Average data breach costs overall increased in all five countries: The average organizational cost of a data breach this year increased to $4 million, up 18 percent from 2009. Actual costs varied widely by country but last year’s relative rankings remained unchanged. The United States had the most expensive average cost of $7.2 million. Germany came in second with $4.7 million. The United Kingdom and France had nearly identical average costs at $3.1 million apiece. Australia had the cheapest average cost of $2 million.
Data breaches in 2010 cost an average of $156 per compromised record, up $14 (10 percent) from 2009. The United States had the highest cost per compromised record, $214, followed by Germany at $191. The other countries had substantially lower costs – France at $136, Australia at $123 and the United Kingdom with the lowest at $114.
Breach costs correspond with national data protection priorities, especially regulatory compliance: 2010 marked the first time that regulatory compliance surpassed data breach mitigation as the main driver behind U.S. companies’ implementation of encryption technologies (and, by extension, other data protection technologies). In Britain, defending against malicious or criminal attacks and lack of internal preparedness and expertise appear to drive costs. German breach cost trends may indicate that the strengthened federal data protection law is working, while in France regulatory compliance appears to drive spending. Finally, protecting brand and reputation appears to drive spending in for Australian companies. Generally, costs are highest and rising the fastest for high-risk breach types targeted by laws and regulations and are lowest and rising the slowest, or even shrinking, for breach types not involving them:
The highest costs in 2010 belonged to breach types that reflect failure to address the most prominent and dangerous data breach causes: malicious or criminal attacks, lost or stolen devices and third-party mistakes, along with overall lack of preparedness that can lead a company to become a first-time breach victim (first-timer). The opposite was also true: companies that avoided problems and had sufficient internal expertise and preparation (CISO leadership and quick response) to meet compliance demands fared better.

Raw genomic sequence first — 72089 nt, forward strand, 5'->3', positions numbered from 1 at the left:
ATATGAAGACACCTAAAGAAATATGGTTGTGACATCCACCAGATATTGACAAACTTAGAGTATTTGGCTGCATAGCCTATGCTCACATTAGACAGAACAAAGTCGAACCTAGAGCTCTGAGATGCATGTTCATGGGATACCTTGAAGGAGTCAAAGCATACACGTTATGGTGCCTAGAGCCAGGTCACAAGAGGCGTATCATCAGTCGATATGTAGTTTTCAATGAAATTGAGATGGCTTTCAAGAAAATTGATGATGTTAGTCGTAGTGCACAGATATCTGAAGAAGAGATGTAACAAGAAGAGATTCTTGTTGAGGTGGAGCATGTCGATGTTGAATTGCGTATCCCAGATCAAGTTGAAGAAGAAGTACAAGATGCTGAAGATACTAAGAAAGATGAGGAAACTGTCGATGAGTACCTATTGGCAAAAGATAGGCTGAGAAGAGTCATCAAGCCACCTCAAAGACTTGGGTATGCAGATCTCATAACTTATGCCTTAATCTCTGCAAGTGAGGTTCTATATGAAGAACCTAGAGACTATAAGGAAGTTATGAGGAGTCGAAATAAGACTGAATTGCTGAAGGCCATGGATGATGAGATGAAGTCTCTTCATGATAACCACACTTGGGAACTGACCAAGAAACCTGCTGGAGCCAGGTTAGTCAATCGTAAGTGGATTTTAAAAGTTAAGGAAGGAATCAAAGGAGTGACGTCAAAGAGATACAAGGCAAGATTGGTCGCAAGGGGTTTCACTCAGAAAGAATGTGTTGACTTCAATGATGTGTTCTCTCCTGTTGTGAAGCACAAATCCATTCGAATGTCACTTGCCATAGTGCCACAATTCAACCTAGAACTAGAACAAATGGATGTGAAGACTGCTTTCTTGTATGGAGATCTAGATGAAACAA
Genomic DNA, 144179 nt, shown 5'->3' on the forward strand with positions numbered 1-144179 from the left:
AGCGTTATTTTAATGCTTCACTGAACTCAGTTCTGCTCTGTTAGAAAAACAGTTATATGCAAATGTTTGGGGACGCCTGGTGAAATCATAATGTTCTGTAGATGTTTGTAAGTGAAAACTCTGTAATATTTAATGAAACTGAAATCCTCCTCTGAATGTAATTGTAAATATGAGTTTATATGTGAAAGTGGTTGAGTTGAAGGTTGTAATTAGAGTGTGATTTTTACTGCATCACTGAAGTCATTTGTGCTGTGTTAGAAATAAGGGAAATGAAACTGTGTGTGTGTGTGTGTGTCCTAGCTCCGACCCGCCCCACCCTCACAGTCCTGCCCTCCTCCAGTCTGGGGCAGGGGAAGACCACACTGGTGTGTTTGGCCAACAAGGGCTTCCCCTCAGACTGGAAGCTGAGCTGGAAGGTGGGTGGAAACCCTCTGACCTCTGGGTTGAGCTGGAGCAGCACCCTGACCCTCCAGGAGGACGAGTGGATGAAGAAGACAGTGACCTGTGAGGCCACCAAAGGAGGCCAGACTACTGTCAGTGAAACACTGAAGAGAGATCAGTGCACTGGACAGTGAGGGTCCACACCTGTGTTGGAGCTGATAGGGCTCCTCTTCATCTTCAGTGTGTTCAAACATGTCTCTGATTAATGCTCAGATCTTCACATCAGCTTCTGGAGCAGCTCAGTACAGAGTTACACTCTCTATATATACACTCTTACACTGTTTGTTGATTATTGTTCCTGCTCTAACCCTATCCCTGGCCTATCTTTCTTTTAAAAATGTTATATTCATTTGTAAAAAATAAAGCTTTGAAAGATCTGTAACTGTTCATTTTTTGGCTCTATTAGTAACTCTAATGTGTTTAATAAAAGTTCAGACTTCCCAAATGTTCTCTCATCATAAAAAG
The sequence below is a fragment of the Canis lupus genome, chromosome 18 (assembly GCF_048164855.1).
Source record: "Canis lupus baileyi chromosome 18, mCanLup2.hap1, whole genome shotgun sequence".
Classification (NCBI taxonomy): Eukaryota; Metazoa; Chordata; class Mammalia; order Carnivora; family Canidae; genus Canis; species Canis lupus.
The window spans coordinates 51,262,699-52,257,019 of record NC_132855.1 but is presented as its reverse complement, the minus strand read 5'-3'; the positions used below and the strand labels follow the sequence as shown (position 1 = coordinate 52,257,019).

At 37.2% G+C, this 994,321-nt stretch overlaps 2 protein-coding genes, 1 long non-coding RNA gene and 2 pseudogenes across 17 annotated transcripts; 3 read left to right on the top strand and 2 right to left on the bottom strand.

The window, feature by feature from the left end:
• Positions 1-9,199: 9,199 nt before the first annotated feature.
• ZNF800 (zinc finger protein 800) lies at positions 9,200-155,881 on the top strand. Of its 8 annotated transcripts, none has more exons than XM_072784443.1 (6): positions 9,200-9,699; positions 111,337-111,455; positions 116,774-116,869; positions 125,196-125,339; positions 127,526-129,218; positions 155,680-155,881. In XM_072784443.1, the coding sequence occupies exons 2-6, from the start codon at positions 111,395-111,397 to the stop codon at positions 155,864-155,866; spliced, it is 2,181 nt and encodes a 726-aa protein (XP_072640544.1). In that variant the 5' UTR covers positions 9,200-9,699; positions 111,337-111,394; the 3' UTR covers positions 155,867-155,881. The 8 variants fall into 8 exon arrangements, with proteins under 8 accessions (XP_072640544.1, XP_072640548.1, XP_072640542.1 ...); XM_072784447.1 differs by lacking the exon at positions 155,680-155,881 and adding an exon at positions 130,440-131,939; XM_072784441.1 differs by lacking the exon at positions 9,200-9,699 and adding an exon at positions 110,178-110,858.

Across the board, companies are becoming more proactive in the face of worsening data breach threats: The willingness for companies in Australia, France and the United States to pay more – sometimes much more – for activities such as quick response and external consulting support may indicate that organizations are spending more on expertise to shore up their compliance (and thus avoid much greater expenses). The most frequent breach attributes overall are CISO leadership, external consulting support and above-average security posture – all of which reflect proactivity on the parts of their organizations. Taken together, these figures may indicate more organizations are taking more proactive steps to thwart hostile attacks in the worsening threat environment.
Lost business and/or ex-post response are increasingly becoming the main components of data breach costs in all countries surveyed: All countries except the United States reported higher spending on lost business than last year. All countries except Australia reported higher spending on ex-post response. Notification costs stayed flat in most countries surveyed, while detection and escalation costs varied. The cost of lost business means consumers are concerned about how well organizations safeguard personal data. Compliance with data protection regulations requires organizations to do more to find, disclose and fix breach-related problems. These tasks correspond with the detection and escalation, notification and ex-post response cost activities, respectively. Strong growth in detection and escalation and/or ex-post response could reflect increased compliance activities, as those two stages often require more investment than the notification process.
Manual, policy and training-oriented options remained the most popular post-breach preventive and remediation measures in most countries surveyed: Noticeable changes, however, are that American and French companies started relying more on encryption and other technological solutions. Germany kept its traditional preference for technological solutions but, for the first time, endpoint security solutions have overtaken expanded use of encryption as the most popular measure. Even though organizations still far prefer using traditional approaches, this year’s figures may indicate companies are starting to see more value in technology that can help prevent and mitigate data breaches and meet compliance requirements.